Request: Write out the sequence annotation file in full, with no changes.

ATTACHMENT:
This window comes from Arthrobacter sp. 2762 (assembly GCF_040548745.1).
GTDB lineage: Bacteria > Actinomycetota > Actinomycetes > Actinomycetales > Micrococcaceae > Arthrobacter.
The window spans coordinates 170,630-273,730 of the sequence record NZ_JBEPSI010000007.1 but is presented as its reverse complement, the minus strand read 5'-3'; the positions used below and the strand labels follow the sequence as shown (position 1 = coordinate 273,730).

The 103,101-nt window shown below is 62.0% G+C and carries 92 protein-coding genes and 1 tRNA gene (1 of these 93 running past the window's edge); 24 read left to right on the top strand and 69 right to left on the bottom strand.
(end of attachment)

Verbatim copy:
This window comes from Arthrobacter sp. 2762 (assembly GCF_040548745.1).
GTDB lineage: Bacteria > Actinomycetota > Actinomycetes > Actinomycetales > Micrococcaceae > Arthrobacter.
The window spans coordinates 170,630-273,730 of the sequence record NZ_JBEPSI010000007.1 but is presented as its reverse complement, the minus strand read 5'-3'; the positions used below and the strand labels follow the sequence as shown (position 1 = coordinate 273,730).

The 103,101-nt window shown below is 62.0% G+C and carries 92 protein-coding genes and 1 tRNA gene (1 of these 93 running past the window's edge); 24 read left to right on the top strand and 69 right to left on the bottom strand.